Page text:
Wednesday, January 6, 2016

Greenland melting faster than thought?

And faster ice melt in Greenland means faster sea level rise, perhaps a catastrophic sea level rise, all at once.

From the Daily Kos:

Another headline to get used to reading: Greenland ice may be melting faster than previously thought
By Meteor Blades
6 January 2016

Meltwater pours into un moulin bleu in Greenland.
Source: DailyKos
A new scientific study published Monday at Nature Climate Change concludes that more melt water from Greenland may be running off into the ocean than previously calculated. That, of course, means the eventual impact the melting ice sheet of the world’s largest island has on rising sea levels could happen sooner than expected.

For several years, the international team of scientists led by Horst Machguth of the Geological Survey of Denmark and Greenland have been studying “firn.” This is porous snow resting just under the surface atop dense glacier ice. Because of its porosity, firn contains spaces that hold meltwater. Over time, this firn-held meltwater descends into the glacer where it freezes hard, which keeps it from running off. The study evaluated whether climate change has affected firn’s capacity for holding meltwater. According to the scientists, it has:
Our observations frame the recent exceptional melt summers in 2010 and 2012 (refs 5,6), revealing significant changes in firn structure at different elevations caused by successive intensive melt events. In the upper regions (more than ∼1,900 m[eters] above sea level), firn has undergone substantial densification, while at lower elevations, where melt is most abundant, porous firn has lost most of its capability to retain meltwater. Here, the formation of near-surface ice layers renders deep pore space difficult to access, forcing meltwater to enter an efficient surface discharge system and intensifying ice sheet mass loss earlier than previously suggested.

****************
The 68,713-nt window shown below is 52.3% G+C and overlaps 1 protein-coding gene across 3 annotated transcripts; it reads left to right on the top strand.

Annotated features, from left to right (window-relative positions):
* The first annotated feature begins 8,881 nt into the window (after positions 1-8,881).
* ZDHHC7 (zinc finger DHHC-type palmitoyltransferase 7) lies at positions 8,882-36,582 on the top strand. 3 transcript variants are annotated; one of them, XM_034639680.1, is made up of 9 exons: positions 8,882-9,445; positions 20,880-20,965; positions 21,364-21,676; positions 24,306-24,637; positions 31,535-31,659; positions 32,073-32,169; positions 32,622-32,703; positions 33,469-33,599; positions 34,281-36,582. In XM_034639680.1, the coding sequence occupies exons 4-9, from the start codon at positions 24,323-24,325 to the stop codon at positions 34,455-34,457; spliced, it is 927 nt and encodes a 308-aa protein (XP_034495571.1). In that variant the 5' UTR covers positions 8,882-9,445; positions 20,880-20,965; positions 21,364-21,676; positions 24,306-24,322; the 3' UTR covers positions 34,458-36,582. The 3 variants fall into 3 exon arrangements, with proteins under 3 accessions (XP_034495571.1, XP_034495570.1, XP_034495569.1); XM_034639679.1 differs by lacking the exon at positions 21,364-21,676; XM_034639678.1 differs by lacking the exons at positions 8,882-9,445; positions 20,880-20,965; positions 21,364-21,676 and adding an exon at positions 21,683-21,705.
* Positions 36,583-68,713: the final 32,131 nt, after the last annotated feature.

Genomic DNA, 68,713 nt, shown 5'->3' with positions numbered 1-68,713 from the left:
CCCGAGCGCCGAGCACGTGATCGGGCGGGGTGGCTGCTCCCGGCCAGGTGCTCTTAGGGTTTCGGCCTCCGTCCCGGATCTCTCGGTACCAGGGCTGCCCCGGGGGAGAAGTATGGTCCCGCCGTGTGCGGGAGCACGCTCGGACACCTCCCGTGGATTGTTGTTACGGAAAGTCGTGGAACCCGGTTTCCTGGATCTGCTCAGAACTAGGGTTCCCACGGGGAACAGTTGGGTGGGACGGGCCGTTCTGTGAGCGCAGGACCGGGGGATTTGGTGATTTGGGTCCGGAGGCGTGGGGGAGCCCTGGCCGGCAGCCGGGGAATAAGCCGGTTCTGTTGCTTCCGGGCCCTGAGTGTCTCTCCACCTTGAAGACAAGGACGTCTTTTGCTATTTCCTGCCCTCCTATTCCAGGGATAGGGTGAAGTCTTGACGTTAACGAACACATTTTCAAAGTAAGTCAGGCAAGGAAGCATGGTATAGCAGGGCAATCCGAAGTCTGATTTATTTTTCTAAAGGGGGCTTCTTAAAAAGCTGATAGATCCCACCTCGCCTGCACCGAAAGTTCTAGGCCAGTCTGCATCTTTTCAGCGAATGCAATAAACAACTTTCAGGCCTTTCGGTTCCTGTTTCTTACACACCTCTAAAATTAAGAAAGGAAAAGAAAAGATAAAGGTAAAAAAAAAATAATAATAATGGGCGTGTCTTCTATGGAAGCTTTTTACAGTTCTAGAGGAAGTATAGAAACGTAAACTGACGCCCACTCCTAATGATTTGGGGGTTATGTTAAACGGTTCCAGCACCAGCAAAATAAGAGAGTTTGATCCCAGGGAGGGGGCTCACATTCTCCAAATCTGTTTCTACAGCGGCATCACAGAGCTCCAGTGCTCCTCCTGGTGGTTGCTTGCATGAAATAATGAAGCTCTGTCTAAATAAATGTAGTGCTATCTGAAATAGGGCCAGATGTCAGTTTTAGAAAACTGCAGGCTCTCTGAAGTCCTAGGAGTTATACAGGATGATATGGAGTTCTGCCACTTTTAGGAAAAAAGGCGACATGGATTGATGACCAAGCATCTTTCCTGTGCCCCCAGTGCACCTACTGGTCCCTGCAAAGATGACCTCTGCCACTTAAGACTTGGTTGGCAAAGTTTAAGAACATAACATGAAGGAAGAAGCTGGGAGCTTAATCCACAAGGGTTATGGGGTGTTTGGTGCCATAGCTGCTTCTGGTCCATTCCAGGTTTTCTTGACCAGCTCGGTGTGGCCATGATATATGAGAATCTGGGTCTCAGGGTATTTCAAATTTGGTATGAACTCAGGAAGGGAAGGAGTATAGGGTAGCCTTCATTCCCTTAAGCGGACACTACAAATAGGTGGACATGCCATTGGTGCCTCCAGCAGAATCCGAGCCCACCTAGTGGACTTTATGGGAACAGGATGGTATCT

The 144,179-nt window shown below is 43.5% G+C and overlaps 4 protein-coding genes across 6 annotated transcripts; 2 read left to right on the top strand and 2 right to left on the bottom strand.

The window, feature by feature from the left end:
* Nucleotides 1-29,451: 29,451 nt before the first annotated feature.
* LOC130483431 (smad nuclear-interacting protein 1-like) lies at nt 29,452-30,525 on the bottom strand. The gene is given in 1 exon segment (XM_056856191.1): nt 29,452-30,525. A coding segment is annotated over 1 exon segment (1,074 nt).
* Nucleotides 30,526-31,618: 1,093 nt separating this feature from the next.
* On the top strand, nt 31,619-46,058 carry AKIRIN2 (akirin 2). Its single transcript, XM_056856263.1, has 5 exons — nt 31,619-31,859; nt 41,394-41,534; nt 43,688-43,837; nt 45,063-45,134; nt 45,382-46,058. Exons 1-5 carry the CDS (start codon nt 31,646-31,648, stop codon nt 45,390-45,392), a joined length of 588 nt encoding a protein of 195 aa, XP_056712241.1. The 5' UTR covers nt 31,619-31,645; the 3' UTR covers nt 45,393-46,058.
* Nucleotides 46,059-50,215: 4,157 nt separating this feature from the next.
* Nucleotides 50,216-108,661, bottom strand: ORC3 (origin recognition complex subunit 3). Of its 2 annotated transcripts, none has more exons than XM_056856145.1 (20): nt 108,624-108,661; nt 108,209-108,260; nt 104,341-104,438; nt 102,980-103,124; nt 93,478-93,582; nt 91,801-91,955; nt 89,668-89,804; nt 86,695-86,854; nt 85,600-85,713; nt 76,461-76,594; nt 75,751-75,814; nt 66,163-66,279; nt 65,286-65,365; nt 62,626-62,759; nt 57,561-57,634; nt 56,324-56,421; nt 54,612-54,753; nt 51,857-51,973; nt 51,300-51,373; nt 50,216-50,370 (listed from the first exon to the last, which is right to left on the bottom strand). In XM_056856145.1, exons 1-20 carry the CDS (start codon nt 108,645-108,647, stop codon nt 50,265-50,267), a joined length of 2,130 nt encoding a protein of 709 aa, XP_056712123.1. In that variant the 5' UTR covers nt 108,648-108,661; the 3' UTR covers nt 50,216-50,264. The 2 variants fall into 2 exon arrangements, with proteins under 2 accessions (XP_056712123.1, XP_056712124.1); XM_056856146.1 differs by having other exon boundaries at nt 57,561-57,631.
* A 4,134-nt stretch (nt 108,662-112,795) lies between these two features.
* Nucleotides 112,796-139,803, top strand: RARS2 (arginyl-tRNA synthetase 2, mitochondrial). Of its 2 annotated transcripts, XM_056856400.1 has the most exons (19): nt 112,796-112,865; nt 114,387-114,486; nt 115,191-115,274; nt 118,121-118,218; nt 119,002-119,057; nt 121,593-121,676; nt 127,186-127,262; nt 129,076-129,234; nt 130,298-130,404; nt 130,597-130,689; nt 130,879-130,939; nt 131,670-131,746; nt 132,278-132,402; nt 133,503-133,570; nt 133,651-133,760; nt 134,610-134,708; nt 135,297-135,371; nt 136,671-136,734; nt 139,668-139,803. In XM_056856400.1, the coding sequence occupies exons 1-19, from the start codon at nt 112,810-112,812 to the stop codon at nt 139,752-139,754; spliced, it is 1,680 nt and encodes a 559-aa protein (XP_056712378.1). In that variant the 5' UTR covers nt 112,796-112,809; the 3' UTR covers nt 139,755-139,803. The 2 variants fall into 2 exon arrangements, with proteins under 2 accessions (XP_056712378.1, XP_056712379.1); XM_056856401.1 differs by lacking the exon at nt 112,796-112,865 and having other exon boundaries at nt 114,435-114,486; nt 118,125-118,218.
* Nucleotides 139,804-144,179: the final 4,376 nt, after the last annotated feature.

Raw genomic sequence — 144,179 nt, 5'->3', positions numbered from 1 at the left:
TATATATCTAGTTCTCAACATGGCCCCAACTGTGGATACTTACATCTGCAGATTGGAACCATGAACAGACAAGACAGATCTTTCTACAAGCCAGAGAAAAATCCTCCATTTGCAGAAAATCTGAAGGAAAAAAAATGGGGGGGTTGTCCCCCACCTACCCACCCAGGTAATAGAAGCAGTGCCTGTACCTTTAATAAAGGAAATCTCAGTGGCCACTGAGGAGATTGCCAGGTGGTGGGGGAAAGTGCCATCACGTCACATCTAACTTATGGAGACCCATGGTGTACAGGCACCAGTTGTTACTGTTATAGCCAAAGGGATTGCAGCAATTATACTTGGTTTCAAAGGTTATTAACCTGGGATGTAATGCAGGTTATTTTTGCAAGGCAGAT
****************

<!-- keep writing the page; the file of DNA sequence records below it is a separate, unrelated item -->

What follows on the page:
Bad year for Arctic sea ice, coming up!

After a huge, intense, hurricane force storm brought above-freezing temps to the North Pole (it's supposed to be 40 below), Arctic Sea ice is exhibiting record daily lows, below the 2 standard deviations from 1981-2010 average line.

Source: NSIDC

Find your weird weather here.

Excellent photos and graphics of strong storms and weird and other noteworthy weather events on twitter by the National Weather Service.

Latest from NWS OPC - Hurricane Force Low at Aleutian Islands.

Tuesday, January 5, 2016

Tuesday, December 22, 2015

Will 2016 Be a Banner Year for Hurricanes?

Hat tip to Andy in SD.

 "Current Hurricane estimate for 2016. Still very early and speculative."


Looks to me the folks at WeatherTrends360 are predicting that the hurricane goddesses are going to do a reprise of the 2012, 2011 or even the 2004 hurricane season -- which was a doozy!

Monday, December 21, 2015

Weird Clouds in Norway

Very strange clouds appeared in Norway on December 16th:

dtlange at Robertscribbler noted:

Nacreous clouds appear around the Arctic Circle

Polar stratospheric clouds, also known as nacreous clouds (from nacre, or mother of pearl), are icy structures that form in the lower stratosphere (15 – 25 km) when temperatures drop to around -85 ºC (-121 ºF). They are best observed when the Sun is between 1 and 6 degrees below the horizon.
“High-altitude sunlight shining through tiny ice particles ~10µm across produce the characteristic bright iridescent colors by diffraction and interference. Once thought to be mere curiosities, some PSCs are now known to be associated with the destruction of ozone,” Dr. Tony Phillips of the explains.

Truls Tiller photographed these over Tromsø city, Norway, on December 16, 2015: